Suitable for ages 4, 5 and 6+
- Lewis Carrol’s “Jabberwocky“, an old classic “nonsense” poem that gave us playful English words such as “chortle” (age 4+).
- Michio Mado’s “The Magic Pocket: Selected Poems“. This Japanese poet was the recipient of the international Hans Christian Andersen Medal in 1994 for his “lasting contribution to children’s literature (age 4+).
- Shel Silverstein’s “Dirty Face“. Silverstein is just one of the many poets under Ursula Nordstrom who helped children’s literature move from morality tales, to becoming something that appealed to children’s imaginations and emotions (age 4+).
- Judith Viorst’s “Mother Doesn’t Want a Dog“. You might know Viorst as the author of “Alexander and the Terrible, Horrible, No Good, Very Bad Day” (age 5+).
- Jacqueline Woodson’s “The Day You Begin” picture book. The Young People’s Poet Laureate from 2015 to 2017, Woodson is critically acclaimed and a contemporary master of children’s literature (age 5+).
- Roald Dahl’s “Little Red Riding Hood and the Wolf“, a reinterpretation of the fairytale, found in his very brilliant “Revolting Rhymes” (age 6+).
Suitable for ages 7 and 8+
- Allan Ahlberg’s “Please Mrs Butler“, from his same-titled collection of school poems that are all kid-friendly and good fun (age 7+)!
- Francisco X. Alarcón’s “Ode to My Shoes“. Alarcón once said that “children from the third grade to the sixth grade are truly excellent natural poets“ (age 7+).
- Naomi Shihab Nye’s “How Do I Know When a Poem Is Finished?“. Nye is Palestinian-American and her writing consistently interweaves identity and heritage (age 8+).
- Nikki Giovanni’s “Spin a Soft Black Song“. Part of the Black Arts movement, Giovanni published her first book of poetry for children in 1971 (age 8+).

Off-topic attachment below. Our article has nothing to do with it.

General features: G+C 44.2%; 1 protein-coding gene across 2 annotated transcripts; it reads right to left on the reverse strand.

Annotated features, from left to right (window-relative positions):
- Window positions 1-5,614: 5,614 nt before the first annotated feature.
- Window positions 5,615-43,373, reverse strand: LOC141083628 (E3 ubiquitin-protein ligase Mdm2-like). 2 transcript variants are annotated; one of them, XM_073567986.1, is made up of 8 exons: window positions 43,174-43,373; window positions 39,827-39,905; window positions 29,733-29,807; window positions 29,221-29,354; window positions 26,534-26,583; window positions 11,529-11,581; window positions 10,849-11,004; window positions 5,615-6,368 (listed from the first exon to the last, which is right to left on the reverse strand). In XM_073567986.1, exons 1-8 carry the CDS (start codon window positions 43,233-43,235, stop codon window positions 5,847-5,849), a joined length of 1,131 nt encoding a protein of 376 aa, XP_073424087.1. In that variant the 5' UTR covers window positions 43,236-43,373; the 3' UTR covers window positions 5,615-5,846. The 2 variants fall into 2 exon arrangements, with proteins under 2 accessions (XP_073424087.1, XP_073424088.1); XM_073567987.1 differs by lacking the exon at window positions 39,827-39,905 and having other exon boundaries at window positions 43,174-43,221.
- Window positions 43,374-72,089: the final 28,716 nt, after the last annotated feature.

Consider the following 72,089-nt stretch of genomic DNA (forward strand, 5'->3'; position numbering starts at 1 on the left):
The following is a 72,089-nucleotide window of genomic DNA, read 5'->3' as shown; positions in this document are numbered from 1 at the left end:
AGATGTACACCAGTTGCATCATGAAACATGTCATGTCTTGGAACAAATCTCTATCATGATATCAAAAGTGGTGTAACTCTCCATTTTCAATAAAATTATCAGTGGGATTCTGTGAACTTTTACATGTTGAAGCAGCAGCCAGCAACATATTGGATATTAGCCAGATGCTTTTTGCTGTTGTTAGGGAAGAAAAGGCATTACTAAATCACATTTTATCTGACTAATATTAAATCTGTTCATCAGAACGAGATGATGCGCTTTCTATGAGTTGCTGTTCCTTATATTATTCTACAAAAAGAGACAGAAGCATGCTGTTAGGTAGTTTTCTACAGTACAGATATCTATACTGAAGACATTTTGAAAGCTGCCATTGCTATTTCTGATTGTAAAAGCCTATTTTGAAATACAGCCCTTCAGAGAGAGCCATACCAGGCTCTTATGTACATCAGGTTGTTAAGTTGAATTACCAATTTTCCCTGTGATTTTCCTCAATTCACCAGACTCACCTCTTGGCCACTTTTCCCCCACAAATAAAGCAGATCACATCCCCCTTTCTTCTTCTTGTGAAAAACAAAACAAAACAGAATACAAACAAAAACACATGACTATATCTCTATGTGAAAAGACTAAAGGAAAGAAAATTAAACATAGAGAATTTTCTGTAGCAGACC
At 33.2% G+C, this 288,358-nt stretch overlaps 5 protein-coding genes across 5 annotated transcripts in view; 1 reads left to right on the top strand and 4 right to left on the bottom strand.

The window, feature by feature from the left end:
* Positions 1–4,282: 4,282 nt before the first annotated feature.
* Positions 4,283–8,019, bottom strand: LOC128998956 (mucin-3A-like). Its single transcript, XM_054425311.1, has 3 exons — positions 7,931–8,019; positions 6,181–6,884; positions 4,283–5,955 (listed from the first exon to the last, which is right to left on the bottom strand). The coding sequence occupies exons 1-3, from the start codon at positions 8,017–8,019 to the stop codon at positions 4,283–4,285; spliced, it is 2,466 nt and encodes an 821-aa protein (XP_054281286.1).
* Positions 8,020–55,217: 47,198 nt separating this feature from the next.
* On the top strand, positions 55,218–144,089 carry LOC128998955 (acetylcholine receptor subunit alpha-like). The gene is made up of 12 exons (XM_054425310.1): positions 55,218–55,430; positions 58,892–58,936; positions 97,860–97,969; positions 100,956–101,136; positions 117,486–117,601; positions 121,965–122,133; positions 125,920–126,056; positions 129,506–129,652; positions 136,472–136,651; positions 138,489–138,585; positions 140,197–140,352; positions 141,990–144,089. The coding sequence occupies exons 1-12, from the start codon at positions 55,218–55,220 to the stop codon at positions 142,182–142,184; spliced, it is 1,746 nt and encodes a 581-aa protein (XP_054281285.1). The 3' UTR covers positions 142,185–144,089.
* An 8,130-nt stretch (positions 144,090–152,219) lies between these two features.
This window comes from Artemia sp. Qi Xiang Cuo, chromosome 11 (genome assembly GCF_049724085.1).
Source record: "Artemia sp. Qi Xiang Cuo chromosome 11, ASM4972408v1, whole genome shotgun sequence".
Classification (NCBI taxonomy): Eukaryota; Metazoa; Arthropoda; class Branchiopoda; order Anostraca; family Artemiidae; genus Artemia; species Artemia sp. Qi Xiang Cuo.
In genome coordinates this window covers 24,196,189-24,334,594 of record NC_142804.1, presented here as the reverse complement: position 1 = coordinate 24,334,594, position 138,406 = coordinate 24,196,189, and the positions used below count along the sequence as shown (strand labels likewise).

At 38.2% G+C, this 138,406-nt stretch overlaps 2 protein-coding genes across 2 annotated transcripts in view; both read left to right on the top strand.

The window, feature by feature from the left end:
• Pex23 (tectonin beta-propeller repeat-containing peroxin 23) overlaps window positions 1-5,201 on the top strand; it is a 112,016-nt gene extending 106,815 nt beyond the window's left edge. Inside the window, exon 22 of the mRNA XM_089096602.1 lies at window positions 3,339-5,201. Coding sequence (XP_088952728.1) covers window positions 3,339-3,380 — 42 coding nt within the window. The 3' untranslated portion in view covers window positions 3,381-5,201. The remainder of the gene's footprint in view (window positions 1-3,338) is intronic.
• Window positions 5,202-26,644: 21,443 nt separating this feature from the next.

Note: Though the poems listed are great for children, do double check the content to make sure you’re comfortable with it prior to sharing!
Encourage your budding poets
You don’t need us to tell you about all the weird and wonderful ways in which children’s imaginations work, but here are some things you can do to help bring out their creative side:
- Play games. Throw your child a line and help them come up with one in reply that rhymes. We also like word association games which help children create similes, metaphors, and analogies.
- Tell stories by writing down those rhyming couplets you came up with earlier, and create more to tell a story.
- Write a poem together. Try something fictional, something based on a real story, and something specifically for a special occasion.
- Experiment with different types of poetry. For example, with a haiku (which generally consists of three lines with 5-7-5 syllables) where you can sound out long words, and clap along to break them down, challenging your child to stay within a particular style form. We also like acrostic poems (where the first letter of each line spells out a word or message) – you can start out with names or specific themes!
- Incorporate your own cultural traditions. If you can speak another language, try adding in words from that tongue, or translations of your favourite words into writing. Do you have very special family stories or pastimes? Add them in. This is a fun way to teach your child more about themselves.
The most important thing to remember is to relax, enjoy and have fun!